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The Pandemic Brought New Levels of Transparency to the Supreme Court. Why End It?

Real-time audio broadcasts of oral arguments have been a tremendous boon to our civic life and should be made permanent.

Supreme Court nominee Kentanji Brown Jackson.
Anna Moneymaker/Getty Images
Court observers are keenly interested in whether Supreme Court nominee Ketanji Brown Jackson will support the practice of real-time audio broadcasts of oral arguments—or perhaps go even further and endorse cameras.

One of the many questions that senators ask every Supreme Court nominee is whether they would support cameras in the courtroom. So far, none of them have said yes outright, and some who had hinted at support for it changed their minds after getting the job. David Souter famously told lawmakers in 1996 that “the day you see a camera come into our courtroom, it’s going to roll over my dead body.”

Judge Ketanji Brown Jackson will likely face similar questions when her confirmation hearings begin later this month. It will be a rare opportunity to press a would-be justice about her views on public access to the high court, and it could not come at a better moment. The Supreme Court has not yet said if it will continue its Covid-related transparency measures after the pandemic subsides. If it decides to discontinue them, it would be a tragedy—a missed opportunity for the justices, the American public, and the relationship between them.

Earlier this week, a group of prominent Supreme Court lawyers and scholars signed an open letter urging the justices to make the court’s current live-audio policy permanent. “There have seemed to be almost no technological difficulties or issues with the media pools from the livestreaming, and in our minds, it hasn’t been disadvantageous that arguments now run a little longer on average than in years past,” they argued. “Critically, decorum has been maintained throughout.”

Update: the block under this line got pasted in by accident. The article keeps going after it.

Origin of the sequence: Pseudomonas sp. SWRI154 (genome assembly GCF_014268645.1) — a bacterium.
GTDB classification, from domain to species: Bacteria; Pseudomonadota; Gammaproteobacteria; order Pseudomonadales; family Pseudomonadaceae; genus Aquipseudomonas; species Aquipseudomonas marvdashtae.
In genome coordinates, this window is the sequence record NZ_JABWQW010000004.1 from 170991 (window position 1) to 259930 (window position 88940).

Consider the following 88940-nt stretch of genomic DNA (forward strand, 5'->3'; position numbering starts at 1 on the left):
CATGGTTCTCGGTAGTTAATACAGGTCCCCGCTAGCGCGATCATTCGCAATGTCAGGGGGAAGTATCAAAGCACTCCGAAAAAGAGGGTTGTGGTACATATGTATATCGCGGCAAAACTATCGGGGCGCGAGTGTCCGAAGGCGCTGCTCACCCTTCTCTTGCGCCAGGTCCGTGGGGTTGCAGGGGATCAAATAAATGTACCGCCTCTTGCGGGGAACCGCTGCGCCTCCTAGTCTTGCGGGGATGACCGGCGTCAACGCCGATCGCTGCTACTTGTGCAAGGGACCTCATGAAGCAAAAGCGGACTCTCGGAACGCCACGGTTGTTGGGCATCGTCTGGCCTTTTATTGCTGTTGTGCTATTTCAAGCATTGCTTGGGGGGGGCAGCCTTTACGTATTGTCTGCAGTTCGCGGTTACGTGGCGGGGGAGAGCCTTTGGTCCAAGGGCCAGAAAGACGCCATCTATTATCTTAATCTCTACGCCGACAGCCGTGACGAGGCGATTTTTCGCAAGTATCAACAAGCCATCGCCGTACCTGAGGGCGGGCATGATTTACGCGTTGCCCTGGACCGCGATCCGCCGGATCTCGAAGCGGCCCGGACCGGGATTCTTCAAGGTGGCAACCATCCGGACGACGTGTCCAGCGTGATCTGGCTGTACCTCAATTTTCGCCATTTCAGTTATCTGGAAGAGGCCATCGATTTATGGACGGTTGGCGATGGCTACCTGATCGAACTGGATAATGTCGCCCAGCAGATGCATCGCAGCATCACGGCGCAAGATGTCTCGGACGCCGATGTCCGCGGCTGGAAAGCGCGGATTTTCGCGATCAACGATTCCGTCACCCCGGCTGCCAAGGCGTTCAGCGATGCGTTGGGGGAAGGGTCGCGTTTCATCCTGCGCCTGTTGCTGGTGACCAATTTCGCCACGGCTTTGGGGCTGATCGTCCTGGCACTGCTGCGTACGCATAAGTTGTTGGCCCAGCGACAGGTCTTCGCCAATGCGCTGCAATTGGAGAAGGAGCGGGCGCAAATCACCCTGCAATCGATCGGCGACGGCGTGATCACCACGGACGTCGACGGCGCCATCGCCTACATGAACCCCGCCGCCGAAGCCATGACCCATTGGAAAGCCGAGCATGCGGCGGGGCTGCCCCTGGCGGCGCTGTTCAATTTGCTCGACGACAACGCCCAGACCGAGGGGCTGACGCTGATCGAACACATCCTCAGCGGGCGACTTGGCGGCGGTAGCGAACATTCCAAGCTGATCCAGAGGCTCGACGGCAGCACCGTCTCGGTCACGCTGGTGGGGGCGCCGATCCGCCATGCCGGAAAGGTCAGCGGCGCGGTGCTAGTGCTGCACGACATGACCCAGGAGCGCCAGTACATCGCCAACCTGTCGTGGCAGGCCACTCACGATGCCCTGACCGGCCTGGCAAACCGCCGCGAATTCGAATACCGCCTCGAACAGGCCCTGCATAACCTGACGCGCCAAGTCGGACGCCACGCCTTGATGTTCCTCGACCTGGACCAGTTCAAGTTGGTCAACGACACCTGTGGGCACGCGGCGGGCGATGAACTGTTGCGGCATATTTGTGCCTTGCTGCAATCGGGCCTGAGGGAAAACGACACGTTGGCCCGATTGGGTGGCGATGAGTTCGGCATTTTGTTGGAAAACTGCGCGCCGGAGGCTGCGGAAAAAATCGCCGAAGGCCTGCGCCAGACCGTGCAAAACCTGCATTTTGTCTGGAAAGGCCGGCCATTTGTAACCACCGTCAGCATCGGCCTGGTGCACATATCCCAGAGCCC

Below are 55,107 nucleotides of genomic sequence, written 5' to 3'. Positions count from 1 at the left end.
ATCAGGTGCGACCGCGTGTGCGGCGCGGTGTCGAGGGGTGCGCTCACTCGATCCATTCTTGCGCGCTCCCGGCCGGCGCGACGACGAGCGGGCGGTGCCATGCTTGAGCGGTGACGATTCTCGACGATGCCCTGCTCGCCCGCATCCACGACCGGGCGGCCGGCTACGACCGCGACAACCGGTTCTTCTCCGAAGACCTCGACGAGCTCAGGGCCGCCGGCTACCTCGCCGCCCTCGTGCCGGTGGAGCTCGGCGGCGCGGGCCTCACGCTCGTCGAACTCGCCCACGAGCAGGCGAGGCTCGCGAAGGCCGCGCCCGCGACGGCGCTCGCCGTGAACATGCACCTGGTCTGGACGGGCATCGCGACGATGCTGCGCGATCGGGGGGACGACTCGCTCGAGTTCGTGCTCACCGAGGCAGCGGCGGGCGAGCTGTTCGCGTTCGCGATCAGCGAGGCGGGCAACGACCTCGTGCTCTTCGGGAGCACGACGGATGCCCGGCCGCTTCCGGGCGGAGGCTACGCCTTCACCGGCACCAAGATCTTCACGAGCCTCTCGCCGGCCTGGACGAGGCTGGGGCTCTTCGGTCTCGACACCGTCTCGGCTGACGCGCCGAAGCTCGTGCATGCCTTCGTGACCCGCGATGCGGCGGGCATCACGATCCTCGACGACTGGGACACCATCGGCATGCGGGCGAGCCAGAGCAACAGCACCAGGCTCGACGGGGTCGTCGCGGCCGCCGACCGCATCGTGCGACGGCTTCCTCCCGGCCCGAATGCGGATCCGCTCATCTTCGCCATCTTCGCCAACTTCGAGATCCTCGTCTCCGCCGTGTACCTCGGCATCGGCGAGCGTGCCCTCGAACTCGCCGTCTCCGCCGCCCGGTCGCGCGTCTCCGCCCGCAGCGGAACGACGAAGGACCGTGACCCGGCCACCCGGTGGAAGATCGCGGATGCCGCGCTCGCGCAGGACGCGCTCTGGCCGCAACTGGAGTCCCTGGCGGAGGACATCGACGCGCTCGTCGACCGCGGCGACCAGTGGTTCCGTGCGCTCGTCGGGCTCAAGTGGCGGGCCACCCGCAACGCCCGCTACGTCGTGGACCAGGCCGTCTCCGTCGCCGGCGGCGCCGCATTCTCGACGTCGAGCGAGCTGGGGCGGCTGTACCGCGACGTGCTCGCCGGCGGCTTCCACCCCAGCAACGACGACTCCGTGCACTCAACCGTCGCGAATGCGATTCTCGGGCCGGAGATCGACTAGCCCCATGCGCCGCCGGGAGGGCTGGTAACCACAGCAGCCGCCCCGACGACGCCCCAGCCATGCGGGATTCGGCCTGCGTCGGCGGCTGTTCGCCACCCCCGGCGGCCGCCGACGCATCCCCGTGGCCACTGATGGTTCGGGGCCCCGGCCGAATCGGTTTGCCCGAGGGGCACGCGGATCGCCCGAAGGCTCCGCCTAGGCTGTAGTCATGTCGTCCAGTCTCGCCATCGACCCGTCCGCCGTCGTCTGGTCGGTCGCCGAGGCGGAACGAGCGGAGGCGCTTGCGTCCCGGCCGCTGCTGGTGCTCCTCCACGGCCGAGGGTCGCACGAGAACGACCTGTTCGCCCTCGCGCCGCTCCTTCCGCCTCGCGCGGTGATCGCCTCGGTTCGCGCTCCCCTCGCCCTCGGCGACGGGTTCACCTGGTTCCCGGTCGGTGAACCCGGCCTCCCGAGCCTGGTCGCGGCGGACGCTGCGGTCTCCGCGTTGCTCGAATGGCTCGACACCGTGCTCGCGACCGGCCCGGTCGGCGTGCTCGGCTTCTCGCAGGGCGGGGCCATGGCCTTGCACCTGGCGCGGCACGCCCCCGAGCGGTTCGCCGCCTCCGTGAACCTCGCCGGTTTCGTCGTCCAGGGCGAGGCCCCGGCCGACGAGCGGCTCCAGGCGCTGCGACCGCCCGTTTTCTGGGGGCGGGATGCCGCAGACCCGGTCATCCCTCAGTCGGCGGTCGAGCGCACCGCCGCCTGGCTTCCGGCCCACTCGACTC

The Supreme Court has never allowed its oral arguments to be filmed. Photography is also forbidden. Except for the work of sketch artists like Art Lien, there is no authorized visual record of any Supreme Court proceedings. The court’s security personnel require visitors and journalists to remove any electronic devices before attending a session and place them in a locker. Breaches are exceptionally rare. The only two known photographs date from the 1930s, taken with cameras hidden in broken-arm slings and handbags. In 2013, a campaign-finance-reform group secretly filmed inside the chamber while one of its members interrupted arguments in a patent case, later posting the footage on YouTube.

As I noted last November, this judicial technophobia means that most Americans’ only opportunity to hear oral arguments as they happen is by physically attending them in the nation’s capital. That isn’t feasible for most Americans. Oral arguments aren’t necessarily the most important part of the court’s work. The justices’ most important work takes place behind closed doors in its internal conferences and through back-and-forth drafts of opinions. But oral arguments are the only real way that Americans can actually see the court in action, making them a valuable part of the institution’s legitimacy and accountability.

The justices’ objections to cameras are both practical and philosophical. Some of them have argued that televising the oral arguments would reduce their utility for the justices and make them more performative in nature. They have often drawn comparisons with the introduction of cameras in Congress in the 1970s, implicitly linking their arrival to that institution’s decline. Antonin Scalia claimed that it would “mis-educate” the public on the court’s work by allowing people to take it out of context. Others have noted that it could pose a security risk. While the justices’ exact security arrangements are not public, they are not usually accompanied by large entourages like other high-ranking federal officials, relying instead on their relative anonymity to move around in the D.C. area without difficulty.